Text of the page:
Happy Friday everyone! I’ve really wondered if I wanted to write about this. I’ve wondered so much that it has actually taken me almost a week to write it. For two reasons:
- Does anyone actually want to read about a five day Apprenticeship project?
- Do I want to relive that pain over again?
But last weekend a friend mentioned how she joined the “behind the curtains” viewpoint from developers in the industry. And I’m sure that one day, someone will want to need the reassurance that I wanted when I was starting this project.
A quick overview: this five day project is 40 work hours. Before I started I had already needed to select one specification out of three to build over this period. That meant that I had a vague understanding of what I needed to build. And I also knew I needed to try and do a full 360 degree software development lifecycle.
Carry on reading to find out how I got on:
Here we go. It’s the first day of the final project for my apprenticeship. I knew the basics; I had already selected my topic out of three. The goal was to set up a Quiz Manager application, but I did not know the specifics until I had my first kick-off meeting with my apprenticeship co-ordinator.
That meeting rolled around; I got some paperwork to sign and a copy of the specification document.
It was time to start. I knew I had five days, and I knew the criteria which I should be aiming to demonstrate. It was not expected that I would be able to finish everything.
First, I had to read through the specification and translate those requirements into tasks to add to a kanban board. I used Notion to create this board because it’s my new favourite app and lets me keep everything in one place.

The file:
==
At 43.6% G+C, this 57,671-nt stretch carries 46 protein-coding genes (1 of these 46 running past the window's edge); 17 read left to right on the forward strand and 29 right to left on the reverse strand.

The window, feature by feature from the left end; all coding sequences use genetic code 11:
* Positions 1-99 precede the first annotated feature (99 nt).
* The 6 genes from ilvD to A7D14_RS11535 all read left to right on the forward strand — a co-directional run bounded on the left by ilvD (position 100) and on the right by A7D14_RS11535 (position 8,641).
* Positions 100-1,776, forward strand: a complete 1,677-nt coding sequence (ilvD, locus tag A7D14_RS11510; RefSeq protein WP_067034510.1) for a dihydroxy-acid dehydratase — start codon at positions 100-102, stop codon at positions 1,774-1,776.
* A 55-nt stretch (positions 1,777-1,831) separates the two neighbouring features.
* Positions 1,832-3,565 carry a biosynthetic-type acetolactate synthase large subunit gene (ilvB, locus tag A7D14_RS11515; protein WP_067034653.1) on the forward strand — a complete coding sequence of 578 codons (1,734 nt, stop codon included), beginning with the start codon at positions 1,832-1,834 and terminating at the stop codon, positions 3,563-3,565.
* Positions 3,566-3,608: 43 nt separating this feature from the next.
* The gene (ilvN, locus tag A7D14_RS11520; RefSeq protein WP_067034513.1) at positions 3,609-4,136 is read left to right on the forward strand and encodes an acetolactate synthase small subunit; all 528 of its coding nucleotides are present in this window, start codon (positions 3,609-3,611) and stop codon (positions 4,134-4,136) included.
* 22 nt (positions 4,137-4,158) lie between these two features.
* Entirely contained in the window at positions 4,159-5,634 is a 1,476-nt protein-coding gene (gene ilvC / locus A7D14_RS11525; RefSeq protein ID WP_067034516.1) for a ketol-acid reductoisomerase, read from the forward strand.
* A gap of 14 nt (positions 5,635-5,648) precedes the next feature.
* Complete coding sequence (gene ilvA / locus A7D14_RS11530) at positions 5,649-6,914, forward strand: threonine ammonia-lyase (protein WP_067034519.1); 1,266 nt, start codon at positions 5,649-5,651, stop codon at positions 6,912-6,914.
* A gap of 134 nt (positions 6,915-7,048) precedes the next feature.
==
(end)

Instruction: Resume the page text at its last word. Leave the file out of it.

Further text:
For each of the tasks, I added several category tags. These explained which day I planned to get each one worked on, along with which criteria each requirement fell under.
Once I had these tasks set up with their tickets on the kanban board, I knew where to start. That was setting up the user stories, data models, and user flows. These initially planning stages helped me get the right to understand how I would set up the application over the rest of the week.
On the second day of my project, I committed to working on the database side of things. Initially, I thought I would only need half a day to a day to work on this. The initial setting up the tables, primary keys and foreign keys were simple enough. However, I ran into a roadblock when I discovered that my SQL Server set up did not allow me to use the query builder tool. That meant I had to create each of the queries for my stored procedures manually, and although this was not a complete disaster, it did add more time than I had planned.
As I said, the database side of things took longer than I had initially planned. That is how I found myself starting day three by continuing to work on the database side of things by finishing up the stored procedures.
The next stage was to start coding. Which weirdly was wear the procrastination hit me. So I took a long lunch break to help with the context switching from database to code. When I got back to it, it was time to open Visual Studio and launch a new Blazor project.
I also made sure I had set it up to a GitHub repository to save me from having to worry about losing all of my work! Though version control and working with Git are also some of the criteria, which is a bonus.
Then I had to connect the code with the database side of things, which was interesting. Blazor with authentication automatically sets up the Entity Framework side of things, and I would use an alternative – Dapper. But thankfully, Blazor can use those alongside each other, so I added the Dapper code.